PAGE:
128 children were asked to solve math problems. 1 group was praised for their intellect (“you’re so clever!”) and the other for their effort  (“you must have tried very hard”). When given more complex problems next, the kids praised for intellect struggled more, whilst those praised for effort worked harder at the challenge. The kids praised for intellect showed lower task persistence, enjoyment and performance. When asked to report their task scores to an external group, they inflated their scores. This group of kids learned to define intelligence as a fixed trait, and showed signs of distress when they experienced a set back in their achievements.

So instead of practicing excessive praise, what could we do instead?

Notice when you dish out empty praise. It’s likely that the words “good girl!” or “clever boy” roll off your tongue without much thought. It take effort to respond to a child’s effort or achievement. Conscious parenting challenges you to firstly notice what you say automatically.

But more than that, a healthier alternative to praise could be simply ‘keen attentiveness’ paid to the child:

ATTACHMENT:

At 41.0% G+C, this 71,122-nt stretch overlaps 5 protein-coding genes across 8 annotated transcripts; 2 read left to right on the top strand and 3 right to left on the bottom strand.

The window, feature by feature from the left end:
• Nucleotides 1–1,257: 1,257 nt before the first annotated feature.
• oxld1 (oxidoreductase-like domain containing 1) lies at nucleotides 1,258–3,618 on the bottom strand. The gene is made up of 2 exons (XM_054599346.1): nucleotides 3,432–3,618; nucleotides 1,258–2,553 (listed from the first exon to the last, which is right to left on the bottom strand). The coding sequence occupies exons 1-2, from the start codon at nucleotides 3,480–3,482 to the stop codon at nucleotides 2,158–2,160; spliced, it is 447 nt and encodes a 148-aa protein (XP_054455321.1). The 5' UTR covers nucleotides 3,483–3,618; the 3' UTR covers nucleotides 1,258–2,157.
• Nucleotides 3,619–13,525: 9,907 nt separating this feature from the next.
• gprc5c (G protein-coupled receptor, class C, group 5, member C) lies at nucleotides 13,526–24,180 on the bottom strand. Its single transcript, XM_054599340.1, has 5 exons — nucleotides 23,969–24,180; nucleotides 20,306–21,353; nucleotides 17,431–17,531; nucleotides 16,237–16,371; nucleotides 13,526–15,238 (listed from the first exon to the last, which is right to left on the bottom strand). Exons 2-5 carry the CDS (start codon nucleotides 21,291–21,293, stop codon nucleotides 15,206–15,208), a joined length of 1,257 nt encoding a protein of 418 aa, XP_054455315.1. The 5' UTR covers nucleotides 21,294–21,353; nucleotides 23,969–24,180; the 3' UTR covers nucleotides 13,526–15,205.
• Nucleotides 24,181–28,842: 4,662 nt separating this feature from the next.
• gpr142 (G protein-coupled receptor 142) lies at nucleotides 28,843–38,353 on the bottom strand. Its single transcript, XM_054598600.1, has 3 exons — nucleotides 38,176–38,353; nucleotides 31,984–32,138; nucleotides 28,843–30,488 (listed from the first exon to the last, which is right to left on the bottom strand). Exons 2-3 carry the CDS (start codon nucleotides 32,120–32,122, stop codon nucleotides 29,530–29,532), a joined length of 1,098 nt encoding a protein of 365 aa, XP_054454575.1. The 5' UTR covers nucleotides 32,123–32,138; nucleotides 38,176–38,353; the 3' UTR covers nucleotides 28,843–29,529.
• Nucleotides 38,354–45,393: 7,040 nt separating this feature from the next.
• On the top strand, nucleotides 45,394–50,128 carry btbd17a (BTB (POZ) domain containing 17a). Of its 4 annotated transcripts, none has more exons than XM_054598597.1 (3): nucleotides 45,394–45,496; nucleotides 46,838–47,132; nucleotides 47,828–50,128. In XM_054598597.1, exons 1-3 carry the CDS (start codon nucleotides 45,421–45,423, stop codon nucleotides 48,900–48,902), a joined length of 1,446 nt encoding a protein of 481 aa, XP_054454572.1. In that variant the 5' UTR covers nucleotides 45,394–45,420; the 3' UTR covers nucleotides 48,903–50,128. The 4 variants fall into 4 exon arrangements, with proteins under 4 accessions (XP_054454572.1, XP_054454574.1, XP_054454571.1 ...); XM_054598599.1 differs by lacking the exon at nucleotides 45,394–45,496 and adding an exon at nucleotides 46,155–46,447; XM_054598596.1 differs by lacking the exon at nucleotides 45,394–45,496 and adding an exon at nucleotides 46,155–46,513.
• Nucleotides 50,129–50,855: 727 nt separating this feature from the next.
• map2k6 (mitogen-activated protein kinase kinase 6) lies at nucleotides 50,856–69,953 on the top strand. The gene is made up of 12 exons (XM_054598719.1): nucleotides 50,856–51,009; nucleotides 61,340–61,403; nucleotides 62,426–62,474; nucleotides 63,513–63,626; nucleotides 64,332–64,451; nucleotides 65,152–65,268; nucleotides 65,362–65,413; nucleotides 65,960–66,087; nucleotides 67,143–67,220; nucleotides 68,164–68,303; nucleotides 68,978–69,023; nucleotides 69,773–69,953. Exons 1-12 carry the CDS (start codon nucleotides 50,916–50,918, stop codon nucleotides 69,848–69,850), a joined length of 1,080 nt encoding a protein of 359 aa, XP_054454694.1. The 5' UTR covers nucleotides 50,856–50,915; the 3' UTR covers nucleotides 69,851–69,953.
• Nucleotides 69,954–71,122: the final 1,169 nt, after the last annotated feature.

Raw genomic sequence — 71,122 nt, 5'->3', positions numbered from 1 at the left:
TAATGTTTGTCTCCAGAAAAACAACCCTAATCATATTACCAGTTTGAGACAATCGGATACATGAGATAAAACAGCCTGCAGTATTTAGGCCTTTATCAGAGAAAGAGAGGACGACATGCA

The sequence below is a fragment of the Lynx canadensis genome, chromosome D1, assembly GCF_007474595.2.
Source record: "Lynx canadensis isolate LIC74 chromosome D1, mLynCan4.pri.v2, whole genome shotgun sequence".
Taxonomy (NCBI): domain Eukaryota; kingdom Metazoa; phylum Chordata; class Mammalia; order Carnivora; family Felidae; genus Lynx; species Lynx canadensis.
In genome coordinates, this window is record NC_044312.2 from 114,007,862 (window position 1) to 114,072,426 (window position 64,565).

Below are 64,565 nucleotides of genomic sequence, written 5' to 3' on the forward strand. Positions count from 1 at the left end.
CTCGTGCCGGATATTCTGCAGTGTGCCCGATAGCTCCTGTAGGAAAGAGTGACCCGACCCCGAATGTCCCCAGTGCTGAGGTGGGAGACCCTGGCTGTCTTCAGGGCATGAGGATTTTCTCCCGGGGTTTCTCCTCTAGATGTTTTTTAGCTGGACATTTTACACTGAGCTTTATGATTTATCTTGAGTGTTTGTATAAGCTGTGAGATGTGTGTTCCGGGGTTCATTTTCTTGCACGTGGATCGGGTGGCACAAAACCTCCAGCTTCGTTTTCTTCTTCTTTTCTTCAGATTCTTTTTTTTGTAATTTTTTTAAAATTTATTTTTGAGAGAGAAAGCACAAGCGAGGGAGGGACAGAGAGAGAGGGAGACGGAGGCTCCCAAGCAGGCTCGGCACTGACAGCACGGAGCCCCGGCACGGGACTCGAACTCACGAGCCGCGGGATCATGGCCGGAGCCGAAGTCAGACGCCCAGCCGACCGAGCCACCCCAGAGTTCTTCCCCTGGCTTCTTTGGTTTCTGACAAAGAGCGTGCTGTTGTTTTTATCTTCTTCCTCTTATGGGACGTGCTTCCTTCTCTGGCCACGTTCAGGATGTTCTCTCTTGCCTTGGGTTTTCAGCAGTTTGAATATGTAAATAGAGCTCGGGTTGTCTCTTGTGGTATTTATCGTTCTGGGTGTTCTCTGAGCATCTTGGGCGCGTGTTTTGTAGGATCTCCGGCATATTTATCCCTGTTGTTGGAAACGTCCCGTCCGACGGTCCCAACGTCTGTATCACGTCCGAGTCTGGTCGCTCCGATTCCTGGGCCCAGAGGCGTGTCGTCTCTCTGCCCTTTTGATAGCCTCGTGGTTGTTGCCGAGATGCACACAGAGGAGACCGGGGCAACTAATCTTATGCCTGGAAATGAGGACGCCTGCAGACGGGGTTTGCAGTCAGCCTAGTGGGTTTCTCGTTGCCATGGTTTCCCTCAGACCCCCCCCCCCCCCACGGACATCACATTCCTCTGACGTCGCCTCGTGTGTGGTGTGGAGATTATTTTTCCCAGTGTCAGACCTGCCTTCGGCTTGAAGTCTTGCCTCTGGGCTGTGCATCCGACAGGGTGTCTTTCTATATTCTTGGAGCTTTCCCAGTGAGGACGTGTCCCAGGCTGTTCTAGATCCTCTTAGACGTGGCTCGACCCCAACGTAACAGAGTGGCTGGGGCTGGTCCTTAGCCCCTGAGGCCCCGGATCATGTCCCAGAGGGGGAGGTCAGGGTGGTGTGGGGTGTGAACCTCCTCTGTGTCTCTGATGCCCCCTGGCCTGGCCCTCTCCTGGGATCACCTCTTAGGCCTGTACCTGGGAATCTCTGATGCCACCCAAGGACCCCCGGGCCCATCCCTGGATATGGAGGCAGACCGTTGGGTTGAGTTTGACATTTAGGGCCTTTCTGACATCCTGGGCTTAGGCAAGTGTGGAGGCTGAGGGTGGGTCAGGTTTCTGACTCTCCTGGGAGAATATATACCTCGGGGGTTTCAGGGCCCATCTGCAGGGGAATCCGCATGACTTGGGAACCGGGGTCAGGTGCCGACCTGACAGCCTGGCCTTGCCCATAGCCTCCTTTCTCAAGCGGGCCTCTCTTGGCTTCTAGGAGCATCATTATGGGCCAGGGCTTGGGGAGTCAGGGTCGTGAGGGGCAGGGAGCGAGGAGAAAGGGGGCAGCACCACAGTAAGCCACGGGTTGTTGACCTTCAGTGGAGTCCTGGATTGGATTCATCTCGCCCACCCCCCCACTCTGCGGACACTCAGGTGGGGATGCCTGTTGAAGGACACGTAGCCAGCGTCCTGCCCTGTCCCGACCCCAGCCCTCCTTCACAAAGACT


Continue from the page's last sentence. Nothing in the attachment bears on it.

“I once watched Charlotte* with a four-year-old boy, who was drawing. When he stopped and looked up at her — perhaps expecting praise — she smiled and said, ‘There is a lot of blue in your picture.’ He replied, ‘It’s the pond near my grandmother’s house — there is a bridge.’ He picked up a brown crayon, and said, ‘I’ll show you.’ Unhurried, she talked to the child, but more importantly she observed, she listened. She was present. Being present, whether with children, with friends, or even with oneself, is always hard work. But isn’t this attentiveness — the feeling that someone is trying to think about us — something we want more than praise?”

*Charlotte Stiglitz, the mother of the Nobel Prize-winning economist Joseph Stiglitz

~ “How praise can cause a loss of confidence”, The Examined Life: How We Lose and Find Ourselves, by Stephen Grosz

Conscious Parenting & The Gift of Presence